Design of the NMAAHC | Project History
page-template-default,page,page-id-14897,ajax_fade,page_not_loaded,,qode-theme-ver-10.0,wpb-js-composer js-comp-ver-4.12,vc_responsive

Project History

The story of the design team behind the National Museum of African American History and Culture (NMAAHC) began shortly after the selection of the museum’s future site on the National Mall. In 2007, the Smithsonian selected Freelon Bond, a collaboration between prominent African American architects Phil Freelon of The Freelon Group and Max Bond of Davis Brody Bond, to lead the museum’s Phase 1 planning work. The Freelon Bond team delivered the 1200-page programming and pre-design document that became the basis for the design of the museum.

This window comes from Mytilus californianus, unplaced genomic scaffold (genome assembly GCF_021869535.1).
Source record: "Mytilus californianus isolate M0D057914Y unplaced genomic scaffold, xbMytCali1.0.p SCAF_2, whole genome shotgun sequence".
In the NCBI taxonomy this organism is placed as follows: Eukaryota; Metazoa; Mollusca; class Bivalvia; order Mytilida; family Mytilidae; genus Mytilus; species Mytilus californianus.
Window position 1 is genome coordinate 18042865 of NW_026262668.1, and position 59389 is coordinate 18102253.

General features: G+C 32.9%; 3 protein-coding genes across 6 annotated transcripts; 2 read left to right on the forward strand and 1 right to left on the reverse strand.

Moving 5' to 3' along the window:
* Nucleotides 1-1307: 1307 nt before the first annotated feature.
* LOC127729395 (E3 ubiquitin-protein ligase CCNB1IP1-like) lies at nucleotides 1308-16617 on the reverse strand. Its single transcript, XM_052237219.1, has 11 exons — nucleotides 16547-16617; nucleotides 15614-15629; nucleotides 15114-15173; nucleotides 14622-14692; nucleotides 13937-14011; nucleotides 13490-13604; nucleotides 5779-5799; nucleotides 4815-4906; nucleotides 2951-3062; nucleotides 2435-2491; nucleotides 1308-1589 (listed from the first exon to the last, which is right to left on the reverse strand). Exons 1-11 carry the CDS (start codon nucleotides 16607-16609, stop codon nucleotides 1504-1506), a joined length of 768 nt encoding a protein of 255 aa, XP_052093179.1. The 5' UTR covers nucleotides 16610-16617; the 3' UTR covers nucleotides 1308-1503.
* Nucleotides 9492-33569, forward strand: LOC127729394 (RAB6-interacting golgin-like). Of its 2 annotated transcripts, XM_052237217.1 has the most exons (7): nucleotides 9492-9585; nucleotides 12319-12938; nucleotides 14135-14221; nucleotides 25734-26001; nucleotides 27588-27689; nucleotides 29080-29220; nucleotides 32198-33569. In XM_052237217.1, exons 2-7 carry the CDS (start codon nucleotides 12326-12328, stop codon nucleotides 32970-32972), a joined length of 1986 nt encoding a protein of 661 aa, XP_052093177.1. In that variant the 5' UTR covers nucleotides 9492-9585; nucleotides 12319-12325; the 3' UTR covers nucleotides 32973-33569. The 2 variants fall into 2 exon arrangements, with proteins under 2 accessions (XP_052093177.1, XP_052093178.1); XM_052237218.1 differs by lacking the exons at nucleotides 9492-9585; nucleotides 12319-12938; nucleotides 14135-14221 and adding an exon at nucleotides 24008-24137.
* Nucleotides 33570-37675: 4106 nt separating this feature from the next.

Following the successful completion of Phase I in 2008, the Museum Council sponsored an international design competition. Lonnie G. Bunch III, the Museum’s founding director, headed the competition selection committee. This nine-member group included notables in the design community such as Linda Johnson Rice, co-chair of the Museum Council and Chairman of Johnson Publishing Company Inc., Robert Kogod, member of the Smithsonian Board of Regents and president of Charles E. Smith Management LLC, Robert Campbell, architecture critic of the Boston Globe, and Adelle Santos, Dean of the MIT School of Architecture+Planning.


At that time, London-based architect Adjaye Associates (led by David Adjaye) and Washington D.C. based SmithGroup (led by Hal Davis) joined Freelon Bond.* The resulting design team, Freelon Adjaye Bond/SmithGroup (FAB/S), was one of six finalists selected to present design proposals to the Smithsonian, ultimately winning the design competition in April of 2009.


*Following the death of Max Bond in 2009, Davis Brody Bond was led by Peter Cook and Rob Anderson